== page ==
Liver Nourishing and Detoxifying Tea
Last updated: July 2023
This bitter dandelion and nettle tea is one of my go-tos when I have a really hot and itchy rash. Drinking this tea is a more gradual and gentle approach than taking the more bitter, purging Chinese herbs formulated by licensed Traditional Chinese Medicine doctors, which is what I would do if I were in a really serious and severe situation.
For general maintenance, I find that this tea does a pretty good job for more moderate to mild cases of itching. This is especially true when eating hot, spicy, or very sugary foods.
How is dandelion root good for the body?
Dandelion root is really great for liver detoxification and improving its functionality. It is bitter in taste and purging in energy. It is popularly used as a non-caffeinated coffee substitute because its bitter flavor lends itself well to coffee recipes.1
How is nettle leaf good for the body?
Nettle leaf is known in the herbalism community as nature's multivitamin. It contains many vitamins and minerals and can be taken safely on a daily basis for nutritional maintenance. It comes from the stinging nettle plant, and consuming this herb is also known to be helpful with allergies, whether it is seasonally with hay fever or allergic reactions from the food you eat.2
Consider it nature’s Benadryl or Claritin. I remember suggesting this herb to an old coworker who had bad hay fever. Within a week, her sneezing and watery eye symptoms had improved so much that she asked me for more to make more tea with.
For me, nettle leaf tea alone can sometimes make me feel a little bit queasy despite its nutritional value, so I do like pairing it with the bitter flavor of dandelion root just to balance out the flavor profile for my palate. But perhaps for you or someone else out there, drinking nettle leaf tea alone will be just fine, and you will have a very different experience than I do.
When do I drink this tea?
I like to drink this tea after a meal because of its bitter flavor so that it is not too hard on my stomach. For this reason, I do not prefer drinking this on an empty stomach. I might have it once or twice a day with a meal depending on the intensity of my rashes.
Let's make this liver nourishing and detoxifying tea!
So having shared all of that, let's make some detoxifying herbal tea!
Prep time: 5 min
Steep time: 5 min
Serving Size: 1 cup/8 oz/236 ml
Number of Servings: 1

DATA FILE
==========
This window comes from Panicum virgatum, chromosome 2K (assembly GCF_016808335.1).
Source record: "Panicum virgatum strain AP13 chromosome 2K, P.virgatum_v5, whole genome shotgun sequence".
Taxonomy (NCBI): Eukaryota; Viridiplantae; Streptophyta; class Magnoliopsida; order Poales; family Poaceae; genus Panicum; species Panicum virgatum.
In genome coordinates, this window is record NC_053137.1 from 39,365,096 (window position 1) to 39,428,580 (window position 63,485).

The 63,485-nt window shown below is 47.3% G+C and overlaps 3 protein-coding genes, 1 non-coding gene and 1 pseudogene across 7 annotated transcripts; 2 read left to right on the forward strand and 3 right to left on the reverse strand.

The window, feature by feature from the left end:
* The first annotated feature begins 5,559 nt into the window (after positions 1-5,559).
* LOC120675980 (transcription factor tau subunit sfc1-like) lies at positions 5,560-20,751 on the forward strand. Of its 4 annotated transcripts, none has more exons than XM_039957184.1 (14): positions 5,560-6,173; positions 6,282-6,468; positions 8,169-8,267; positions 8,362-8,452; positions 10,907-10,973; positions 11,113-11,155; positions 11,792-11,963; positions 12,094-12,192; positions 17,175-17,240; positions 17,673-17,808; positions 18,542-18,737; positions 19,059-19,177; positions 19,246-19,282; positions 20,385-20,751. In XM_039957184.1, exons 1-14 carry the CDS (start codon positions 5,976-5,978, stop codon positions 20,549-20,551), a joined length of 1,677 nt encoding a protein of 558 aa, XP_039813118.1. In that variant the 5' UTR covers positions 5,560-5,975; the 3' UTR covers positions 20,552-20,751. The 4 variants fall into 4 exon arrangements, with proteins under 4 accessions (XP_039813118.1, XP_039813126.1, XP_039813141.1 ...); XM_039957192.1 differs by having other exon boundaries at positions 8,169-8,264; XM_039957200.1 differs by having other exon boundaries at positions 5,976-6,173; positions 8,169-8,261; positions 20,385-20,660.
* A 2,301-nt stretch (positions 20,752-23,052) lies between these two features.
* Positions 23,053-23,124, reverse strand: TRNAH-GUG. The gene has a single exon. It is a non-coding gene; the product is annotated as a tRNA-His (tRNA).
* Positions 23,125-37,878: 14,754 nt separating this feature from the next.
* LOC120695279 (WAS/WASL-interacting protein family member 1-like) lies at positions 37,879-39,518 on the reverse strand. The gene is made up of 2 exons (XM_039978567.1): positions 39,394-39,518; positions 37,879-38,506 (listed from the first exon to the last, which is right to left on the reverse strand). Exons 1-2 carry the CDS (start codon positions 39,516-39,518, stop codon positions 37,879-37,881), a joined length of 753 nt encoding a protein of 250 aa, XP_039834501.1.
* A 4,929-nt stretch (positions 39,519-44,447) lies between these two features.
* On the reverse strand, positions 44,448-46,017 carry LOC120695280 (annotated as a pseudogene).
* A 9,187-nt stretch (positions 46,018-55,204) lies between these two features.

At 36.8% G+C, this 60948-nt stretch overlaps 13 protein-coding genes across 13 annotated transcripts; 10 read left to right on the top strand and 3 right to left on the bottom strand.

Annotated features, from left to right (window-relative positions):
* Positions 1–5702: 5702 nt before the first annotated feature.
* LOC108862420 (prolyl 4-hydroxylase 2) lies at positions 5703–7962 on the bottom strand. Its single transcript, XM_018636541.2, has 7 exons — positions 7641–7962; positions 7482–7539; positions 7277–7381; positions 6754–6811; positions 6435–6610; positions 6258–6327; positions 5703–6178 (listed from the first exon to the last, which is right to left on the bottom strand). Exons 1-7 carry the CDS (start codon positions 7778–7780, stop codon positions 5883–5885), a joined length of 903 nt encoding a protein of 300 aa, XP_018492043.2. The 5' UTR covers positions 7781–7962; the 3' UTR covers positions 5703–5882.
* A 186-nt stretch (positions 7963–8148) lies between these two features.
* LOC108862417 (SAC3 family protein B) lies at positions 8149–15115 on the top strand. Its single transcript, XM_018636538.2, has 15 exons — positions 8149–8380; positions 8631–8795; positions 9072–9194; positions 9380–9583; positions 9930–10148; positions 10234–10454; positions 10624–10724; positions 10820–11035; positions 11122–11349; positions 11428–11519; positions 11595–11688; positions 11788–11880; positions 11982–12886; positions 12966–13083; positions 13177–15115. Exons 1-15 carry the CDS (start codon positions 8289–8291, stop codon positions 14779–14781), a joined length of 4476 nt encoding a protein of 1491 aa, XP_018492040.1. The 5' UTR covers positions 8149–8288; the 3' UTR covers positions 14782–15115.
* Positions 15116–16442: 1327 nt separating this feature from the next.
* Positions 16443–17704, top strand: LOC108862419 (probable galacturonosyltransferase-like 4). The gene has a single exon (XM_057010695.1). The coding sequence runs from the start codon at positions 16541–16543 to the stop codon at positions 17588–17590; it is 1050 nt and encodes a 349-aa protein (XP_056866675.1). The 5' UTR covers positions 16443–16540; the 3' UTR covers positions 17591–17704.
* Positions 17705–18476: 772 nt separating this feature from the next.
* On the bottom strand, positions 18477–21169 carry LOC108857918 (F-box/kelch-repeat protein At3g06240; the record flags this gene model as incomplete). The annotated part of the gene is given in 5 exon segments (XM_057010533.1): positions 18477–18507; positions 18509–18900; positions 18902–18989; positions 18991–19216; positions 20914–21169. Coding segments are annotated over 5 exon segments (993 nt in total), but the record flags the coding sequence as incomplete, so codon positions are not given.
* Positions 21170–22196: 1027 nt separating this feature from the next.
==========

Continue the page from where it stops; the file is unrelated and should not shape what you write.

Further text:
- 1 tbsp organic dandelion root
- 1 tbsp organic nettle leaf
- 1 cup boiling water
- Tea strainer/small sieve
- Your favorite mug
Optional: If this tea is too bitter for your taste and you are having a hard time stomaching it, you may put a teaspoon or less of a sweetener like Manuka honey. Or, if you are going sugar free, I personally enjoy adding a very small (needle-eye) amount of monk fruit or stevia leaf powder.
Directions for dandelion root and nettle leaf tea
- Boil 1 cup/8 oz/236 ml of filtered water.
- Get your favorite mug and tea strainer. Put the tea strainer on top of your mug.
- Put 1 teaspoon of organic dandelion root and 1 teaspoon of organic nettle leaf in the strainer on top of your mug.
- Once the water has finished boiling, pour it over the herbs until it fills the mug.
- Let the herbs steep in the hot water for at least 5 minutes. You may let it steep longer if you want it stronger.
- Once the water has turned a dark brownish, green color, it is ready to drink. Remove the tea strainer, and discard or compost the herbs.
- If needed, wait a few minutes for the tea to be cool enough to drink. I like to wait 1 to 2 minutes after straining to drink my tea.
- Drink in silence and gratitude. Appreciate the time you took out for your self-care.
Hope you enjoy this herbal elixir! Let us know if you try this recipe and what your experiences are with it in the comments down below.
- calories: 0
- carbohydrates: 0g
- cholesterol: 0mg
- fat: 0g
- fiber: 0g
- potassium: 2mg
- protein: 0g
- saturated fat: 0g
- sodium: 7mg
- sugars: 0g
Disclaimer: AtopicDermatitis.net does not provide any express or implied warrant toward the content or outcome of any recipe.
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